We were halfway down the mountain when we heard the low, warm sound of the marimba reverberating between the jungle-topped peaks. It sounded like rain.
Our guide thought the music was coming from a small grass house nestled between the trees and asked us to wait while he went to talk to the musician. I am a musician too, he said, as he climbed down the hill. We sat down on a rock and listened to the marimba raindrops fall onto the banana tree – pineapple plant – mint leaf- jackfruit forest.
We had arrived in Morogoro on Friday night after a four-hour bus ride from Dar and had difficulty finding a place to stay. At 10:30 pm we decided we had no choice but to spend the night in a faded hotel owned by a rude foreigner and completely overrun by five dirty white dogs. We fell asleep to the sound of the dogs fighting amongst each other and woke up to the sound of the hotel owner yelling at her staff.
As the hike was 12 hours long, we had to start at 7 am to make it back down the mountain by sunset. This left us without any time to get a good breakfast or to pack a lunch, and we stuffed my backpack full of bananas, which felt heavier and heavier as the day wore on.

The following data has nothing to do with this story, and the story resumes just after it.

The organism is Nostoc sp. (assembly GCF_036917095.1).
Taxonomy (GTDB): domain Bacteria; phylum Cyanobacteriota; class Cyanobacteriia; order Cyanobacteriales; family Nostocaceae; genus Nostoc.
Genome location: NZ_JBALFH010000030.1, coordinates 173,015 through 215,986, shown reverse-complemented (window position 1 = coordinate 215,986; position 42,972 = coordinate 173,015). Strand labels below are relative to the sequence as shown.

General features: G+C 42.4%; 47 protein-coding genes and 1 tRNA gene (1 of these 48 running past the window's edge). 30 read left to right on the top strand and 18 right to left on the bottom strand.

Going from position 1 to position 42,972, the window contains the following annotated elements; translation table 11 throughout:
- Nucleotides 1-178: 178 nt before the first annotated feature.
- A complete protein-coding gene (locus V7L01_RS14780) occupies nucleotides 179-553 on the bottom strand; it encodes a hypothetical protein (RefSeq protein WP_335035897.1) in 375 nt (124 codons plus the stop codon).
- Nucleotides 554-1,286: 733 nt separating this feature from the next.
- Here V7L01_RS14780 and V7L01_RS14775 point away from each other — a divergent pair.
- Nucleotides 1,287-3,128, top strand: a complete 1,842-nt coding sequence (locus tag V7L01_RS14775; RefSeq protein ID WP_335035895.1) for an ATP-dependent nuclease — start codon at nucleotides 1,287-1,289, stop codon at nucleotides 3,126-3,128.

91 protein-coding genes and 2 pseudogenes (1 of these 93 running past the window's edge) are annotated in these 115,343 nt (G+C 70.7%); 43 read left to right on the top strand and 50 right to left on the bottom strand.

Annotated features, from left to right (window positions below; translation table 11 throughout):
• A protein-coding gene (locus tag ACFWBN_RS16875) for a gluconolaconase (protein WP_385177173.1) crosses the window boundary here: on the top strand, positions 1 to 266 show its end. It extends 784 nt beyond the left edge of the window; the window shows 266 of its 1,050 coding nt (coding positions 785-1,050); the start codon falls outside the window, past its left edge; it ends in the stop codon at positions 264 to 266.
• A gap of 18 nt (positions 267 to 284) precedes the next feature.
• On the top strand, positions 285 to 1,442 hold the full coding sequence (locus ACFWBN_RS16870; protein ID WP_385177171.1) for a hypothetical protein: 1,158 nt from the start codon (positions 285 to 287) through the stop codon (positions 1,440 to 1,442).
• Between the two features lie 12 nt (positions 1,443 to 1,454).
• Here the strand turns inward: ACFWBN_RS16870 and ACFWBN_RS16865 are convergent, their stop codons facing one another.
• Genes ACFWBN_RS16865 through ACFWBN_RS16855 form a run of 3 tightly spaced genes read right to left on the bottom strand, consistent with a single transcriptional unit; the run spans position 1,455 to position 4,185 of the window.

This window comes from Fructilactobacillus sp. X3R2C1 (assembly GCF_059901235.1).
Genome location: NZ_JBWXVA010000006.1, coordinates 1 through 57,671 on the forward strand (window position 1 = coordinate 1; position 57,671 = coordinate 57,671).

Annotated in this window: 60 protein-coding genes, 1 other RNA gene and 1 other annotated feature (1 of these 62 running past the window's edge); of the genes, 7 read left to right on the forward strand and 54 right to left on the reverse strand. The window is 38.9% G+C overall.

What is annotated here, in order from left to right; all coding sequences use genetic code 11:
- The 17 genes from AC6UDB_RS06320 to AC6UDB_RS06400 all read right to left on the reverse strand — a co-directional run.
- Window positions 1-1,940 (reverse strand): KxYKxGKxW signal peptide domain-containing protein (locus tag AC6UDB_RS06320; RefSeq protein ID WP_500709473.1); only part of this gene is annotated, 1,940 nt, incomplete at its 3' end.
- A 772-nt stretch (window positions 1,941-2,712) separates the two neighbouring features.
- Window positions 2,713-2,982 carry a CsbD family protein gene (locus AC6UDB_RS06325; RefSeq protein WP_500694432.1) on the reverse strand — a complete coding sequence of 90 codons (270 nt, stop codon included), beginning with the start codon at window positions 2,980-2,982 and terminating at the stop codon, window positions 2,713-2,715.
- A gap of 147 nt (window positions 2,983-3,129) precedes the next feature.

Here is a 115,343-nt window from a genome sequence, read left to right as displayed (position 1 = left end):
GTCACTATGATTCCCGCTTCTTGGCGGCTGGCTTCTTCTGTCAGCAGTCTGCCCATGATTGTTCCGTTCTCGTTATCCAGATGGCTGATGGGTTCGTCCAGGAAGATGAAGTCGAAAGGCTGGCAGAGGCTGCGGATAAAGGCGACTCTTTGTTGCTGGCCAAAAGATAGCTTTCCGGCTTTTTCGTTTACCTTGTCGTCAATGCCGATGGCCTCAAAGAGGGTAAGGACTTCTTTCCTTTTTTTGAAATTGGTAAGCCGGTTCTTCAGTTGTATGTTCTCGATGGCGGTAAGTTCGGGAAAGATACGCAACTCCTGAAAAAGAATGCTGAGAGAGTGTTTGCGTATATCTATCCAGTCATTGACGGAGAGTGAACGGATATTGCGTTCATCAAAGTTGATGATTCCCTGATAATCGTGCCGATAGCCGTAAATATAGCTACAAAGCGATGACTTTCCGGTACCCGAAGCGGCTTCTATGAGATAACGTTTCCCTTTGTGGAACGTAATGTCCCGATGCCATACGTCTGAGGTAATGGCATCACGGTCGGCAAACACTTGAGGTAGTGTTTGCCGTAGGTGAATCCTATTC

On our way up, we trekked through a small village, encountered monkeys flying up above us in the trees, and crossed a waterfall. The climb was steep and we had to scramble and manoeuvre ourselves across rocks and fallen trees. By 9 am the sun was everywhere and there was no shade left underneath the palm trees or the banana trees. The cool 16 degree temperatures when we finally reached 2,000 feet were a reward.
As we climbed up, our guide repeatedly asked me for the time, telling us that the climb down was much worse than the climb up and letting us know that we had to turn around by 1 pm or we risked having to negotiate the last part of the steep descent in the dark. We turned around shortly before reaching the peak, after we ran out of water. We climbed steadily downhill until we reached the merimba musician.
Having located the musician, our guide rejoined us. He explained that the musician had refused to speak with him. “He’s mad”, he said. “I greeted him and asked him about his instrument and he ignored me. Maybe some people prefer the solitude of the mountains and the music, but I don’t understand it.” I thought to myself that maybe I was the one who was mad, for attempting a 12 hour climb with little food and not enough water under the blazing Tanzanian sun.
The climb down was much worse than the climb up. The incline seemed steeper and at times I was scrambling on all fours, falling backwards, and grabbing onto trees for support. To distract us from the pain, our guide asked about our favourite hip hop artists and named Michael Bolton and Elton John as his favourite R and B artists.
We made it to the base of the mountain shortly before sundown, drank two litres of water, and asked for directions to the closest restaurant. We were told that Cha Cha’s makes the best chipsie na kuku (chicken and chips) in Morogoro. To the surprise and delight of the waiter, we each ate two orders, which amounts to a whole chicken each.